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Znanstveno-stručno i staleško glasilo
Hrvatskoga šumarskoga društva
Journal of Forestry Society of Croatia
      Prvi puta izašao 1877. godine i neprekidno izlazi do današnjeg dana
   ISSN No.: 0373-1332              UDC 630* https://doi.org/10.31298/sl
upute autorima
WEB EDITION
ARHIVA ČASOPISA


HRČAK


 
REVIEWS
     
Martinić, I. UDK 630* 377 + 461
Environmentally Friendly Use of Machinery in Forestry – a Soap Bubble or Near Future     pdf     HR     EN 3
Starčević, M. UDK 630* 116 + 469
The Effects of Hydro-Melioration on Forest Vegetation of Varoški Lug     pdf     HR     EN 15
Domac, J. UDK 630* 161
Face Project: Monitoring of Free-Air CO2 Enrichment Impact in Closed Canopy Deciduius Forest Projekt FACE: Die Beobachtung vom Einfluß der Luftbereicherung mit CO2 in dichter Beschirmung von Laubwäldern     pdf     HR     EN 27
Summary: A free-air CO2 exposure (FACE) facility, comprising four 25-m exposure rings and two ambient plots, was constructed in a deciduius forest on the Oak Ridge National Environmental Research Park with the objective to understand how the eastern deciduous forest will be affected by CO2 enrichment of the atmosphere, and what the feedback are from the forest to the atmosphere. This goal will be approached by measuring the integrated responce of an intact forest ecosystem, with a focus on stand-level mechanisms.The study site is a sweetgum (Liquidambar styracifla) monoculture planted in 1988. This 15-m tall stand has a closed canopy with a leaf area index of 4-5, a basal area of 34 m2/ha, and it is in a linear growth phase. It offers the opportunity for rigorous tests of hypotheses that address the essential features of a forest stand and how they could influence the responces to CO2.
These features include:
• the closed canopy, which constrains growth responses;
• full occupancy of the soil by the root system, which constrains the nutrient cycle;
• the larger scale of the trees compared to saplings in open-top chambers, which changes the functional relationships of carbon cycling;
• and the longer time scale that can be addressed, permitting studies of forest regeneration and soil carbon changes.
Different tasks are organized around an interconnected set of hypotheses. The objectives of these tasks are:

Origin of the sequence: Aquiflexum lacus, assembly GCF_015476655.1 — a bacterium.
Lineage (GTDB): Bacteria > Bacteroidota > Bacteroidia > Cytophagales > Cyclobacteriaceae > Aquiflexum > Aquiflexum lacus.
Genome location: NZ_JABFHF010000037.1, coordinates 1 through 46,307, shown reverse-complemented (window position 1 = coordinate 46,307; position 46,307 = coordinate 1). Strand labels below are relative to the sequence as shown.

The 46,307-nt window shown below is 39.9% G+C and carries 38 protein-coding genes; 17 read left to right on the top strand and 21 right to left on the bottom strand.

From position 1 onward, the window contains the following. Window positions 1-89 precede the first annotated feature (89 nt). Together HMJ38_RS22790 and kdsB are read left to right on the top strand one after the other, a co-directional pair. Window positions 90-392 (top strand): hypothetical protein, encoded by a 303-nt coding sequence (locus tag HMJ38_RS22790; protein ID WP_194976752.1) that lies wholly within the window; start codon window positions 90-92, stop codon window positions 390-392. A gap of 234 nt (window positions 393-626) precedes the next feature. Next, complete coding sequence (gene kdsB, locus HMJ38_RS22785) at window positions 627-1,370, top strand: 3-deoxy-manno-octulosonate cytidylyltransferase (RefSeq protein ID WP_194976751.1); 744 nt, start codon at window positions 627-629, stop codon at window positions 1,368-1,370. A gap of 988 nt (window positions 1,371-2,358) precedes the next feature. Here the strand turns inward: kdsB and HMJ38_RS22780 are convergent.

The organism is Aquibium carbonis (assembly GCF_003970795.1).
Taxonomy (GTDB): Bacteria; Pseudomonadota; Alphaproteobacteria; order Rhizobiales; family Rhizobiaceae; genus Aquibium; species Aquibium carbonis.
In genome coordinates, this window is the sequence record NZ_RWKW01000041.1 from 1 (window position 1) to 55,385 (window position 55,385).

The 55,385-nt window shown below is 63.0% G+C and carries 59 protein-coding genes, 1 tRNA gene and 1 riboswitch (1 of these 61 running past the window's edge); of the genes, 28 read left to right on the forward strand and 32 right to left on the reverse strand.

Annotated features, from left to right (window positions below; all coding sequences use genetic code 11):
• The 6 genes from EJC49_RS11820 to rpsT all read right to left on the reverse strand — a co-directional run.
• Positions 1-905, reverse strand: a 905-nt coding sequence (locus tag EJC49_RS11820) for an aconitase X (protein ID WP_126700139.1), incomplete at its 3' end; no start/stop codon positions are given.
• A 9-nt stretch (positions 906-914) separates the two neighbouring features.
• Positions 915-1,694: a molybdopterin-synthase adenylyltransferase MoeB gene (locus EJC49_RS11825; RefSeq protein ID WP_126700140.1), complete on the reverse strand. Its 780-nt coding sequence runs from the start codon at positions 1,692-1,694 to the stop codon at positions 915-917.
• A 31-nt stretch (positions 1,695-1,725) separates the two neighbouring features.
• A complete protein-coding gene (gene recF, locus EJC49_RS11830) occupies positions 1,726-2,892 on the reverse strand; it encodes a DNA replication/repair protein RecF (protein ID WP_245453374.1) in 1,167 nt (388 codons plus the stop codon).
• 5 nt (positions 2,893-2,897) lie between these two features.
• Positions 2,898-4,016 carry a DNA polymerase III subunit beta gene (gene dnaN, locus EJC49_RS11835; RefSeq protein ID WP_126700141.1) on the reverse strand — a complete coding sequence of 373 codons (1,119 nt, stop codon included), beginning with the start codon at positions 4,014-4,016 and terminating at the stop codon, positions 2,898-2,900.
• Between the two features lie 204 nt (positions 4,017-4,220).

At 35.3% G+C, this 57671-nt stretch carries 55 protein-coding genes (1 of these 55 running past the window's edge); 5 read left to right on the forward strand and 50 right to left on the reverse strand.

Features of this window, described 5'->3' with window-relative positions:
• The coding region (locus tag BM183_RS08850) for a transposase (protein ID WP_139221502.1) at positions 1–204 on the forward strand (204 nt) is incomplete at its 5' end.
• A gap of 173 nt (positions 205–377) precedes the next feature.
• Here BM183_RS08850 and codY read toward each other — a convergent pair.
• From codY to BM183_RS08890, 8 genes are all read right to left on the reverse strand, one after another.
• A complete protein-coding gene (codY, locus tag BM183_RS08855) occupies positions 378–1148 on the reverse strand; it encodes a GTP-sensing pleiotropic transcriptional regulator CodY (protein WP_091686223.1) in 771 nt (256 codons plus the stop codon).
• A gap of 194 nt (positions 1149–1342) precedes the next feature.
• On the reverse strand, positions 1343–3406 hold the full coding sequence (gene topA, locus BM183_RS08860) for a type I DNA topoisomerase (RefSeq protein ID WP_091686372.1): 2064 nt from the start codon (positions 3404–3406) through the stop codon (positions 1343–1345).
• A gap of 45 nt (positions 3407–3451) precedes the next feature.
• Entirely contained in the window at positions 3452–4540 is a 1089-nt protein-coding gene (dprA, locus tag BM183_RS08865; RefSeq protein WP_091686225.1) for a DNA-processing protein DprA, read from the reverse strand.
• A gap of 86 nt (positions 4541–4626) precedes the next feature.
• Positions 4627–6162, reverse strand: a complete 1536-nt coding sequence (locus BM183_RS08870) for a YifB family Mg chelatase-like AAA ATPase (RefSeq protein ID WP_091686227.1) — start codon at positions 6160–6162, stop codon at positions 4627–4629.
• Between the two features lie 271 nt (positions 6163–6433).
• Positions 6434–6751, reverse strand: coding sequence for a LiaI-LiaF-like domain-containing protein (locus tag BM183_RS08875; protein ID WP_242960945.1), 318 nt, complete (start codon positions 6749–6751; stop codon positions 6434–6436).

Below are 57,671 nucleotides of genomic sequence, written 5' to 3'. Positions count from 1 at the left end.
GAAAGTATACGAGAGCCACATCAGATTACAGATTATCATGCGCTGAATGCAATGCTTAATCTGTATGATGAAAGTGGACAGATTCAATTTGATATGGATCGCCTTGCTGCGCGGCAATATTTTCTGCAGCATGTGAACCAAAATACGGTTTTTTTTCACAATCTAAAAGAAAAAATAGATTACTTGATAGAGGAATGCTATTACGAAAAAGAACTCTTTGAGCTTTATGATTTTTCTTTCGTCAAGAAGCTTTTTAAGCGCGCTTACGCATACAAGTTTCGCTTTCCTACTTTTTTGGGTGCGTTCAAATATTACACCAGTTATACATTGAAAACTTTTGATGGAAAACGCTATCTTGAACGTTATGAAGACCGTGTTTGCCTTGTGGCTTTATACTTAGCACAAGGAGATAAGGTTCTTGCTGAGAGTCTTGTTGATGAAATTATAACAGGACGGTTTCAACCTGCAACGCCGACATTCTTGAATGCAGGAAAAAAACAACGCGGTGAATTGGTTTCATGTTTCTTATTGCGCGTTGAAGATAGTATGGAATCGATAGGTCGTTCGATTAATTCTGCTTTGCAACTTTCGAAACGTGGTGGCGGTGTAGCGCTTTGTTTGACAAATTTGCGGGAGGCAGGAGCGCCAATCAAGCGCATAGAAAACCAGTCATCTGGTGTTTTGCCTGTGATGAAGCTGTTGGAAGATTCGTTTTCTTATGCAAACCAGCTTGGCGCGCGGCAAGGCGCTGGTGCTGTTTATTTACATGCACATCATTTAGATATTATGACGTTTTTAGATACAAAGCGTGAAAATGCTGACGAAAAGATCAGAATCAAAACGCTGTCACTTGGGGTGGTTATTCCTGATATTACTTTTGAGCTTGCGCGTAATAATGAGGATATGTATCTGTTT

• characterize aboveground tree growth and leaf area in relation to CO2 concentration and interannual variation in other environmental factors;
• determine the relationships between stand dynamics, photosynthesis, respiration, and tissue chemistry;
• establish the importance of stomatal conductance, boundary layer conductance, and canopy conductance as factors regulating whole-plant transpiration response to elevated CO2;
• measure stem respiration response in sweetgum to CO2 and partition observed responses into growth and maintenance respiration;
• quantify fine root density and turnover;
• determine the trajectory of response to CO2 in leaf litter chemistry, and begin long-term measurement of litter decomposition;
• quantify the critical components of the nitrogen cycle and their response to CO2 enrichment;
• identify sources and dynamics of soil organic matter and their response to CO2 enrichment;
• construct an intra-annual carbon budget for the stands to determine the impact of elevated CO2 on net ecosystem production;
• use a mechanistic, process-based soil-plant ecosystem model to develop and refine hypotheses of ecosystem response to elevated CO2.
The CO2 enrichment treatment (560 ppm) began in April, 1998, after a full year of pre-treatment site characterization and tree growth monitoring. Although significant results has been already achieved, all described responses must be considered preliminary because the trees had been growing in ambient CO2 for 10 years prior to the start of fumigation and their responses to the sudden increase in CO2 are likely to be different from what would occur had they always been in high CO2. This is why there are no results published so far.
Data presented in paper were collected and photos taken during authors visit ORNL in September 1999 as a participant of IEA Bioenergy International Workshop. Additional information were collected from Dr Richard Norby and Dr Gregg Marland (Oak Ridge National Laboratory).
For global changes like CO2 increase and associate climate changes would affect Croatia as well as every other part of the world, it could be interesting to learn about current trends and recent experiments on that field.

Key words: CO2; FACE facility; sweetgum stand
Sabadi, R. UDK 630* 791 + 799
Profile of Switzerland’s Forestry and Timber Industries in 1995     pdf     HR     EN 33
Zelić, J. UDK 630* 181.1 (Taxus baccata L.)
Yew (Taxus baccata L.), a rare species in the mountains of Požega     pdf     HR     EN 41
 
PROFESSIONAL PAPERS
     
Potočić, N., Seletković, I. UDK 630* 48 (Abies alba. Quercus robur, Fagus sylvatica)
Croatia Forests Damage Status 1998     pdf     HR     EN 51
Tuškan, S. UDK 630* 242
The Role of Structure on Tending Stands with Thinning in Forest of Pedunculate Oak and Common Hornbeam (Querco roboris - Carpinetum illyricum, Anić)     pdf     HR     EN 57

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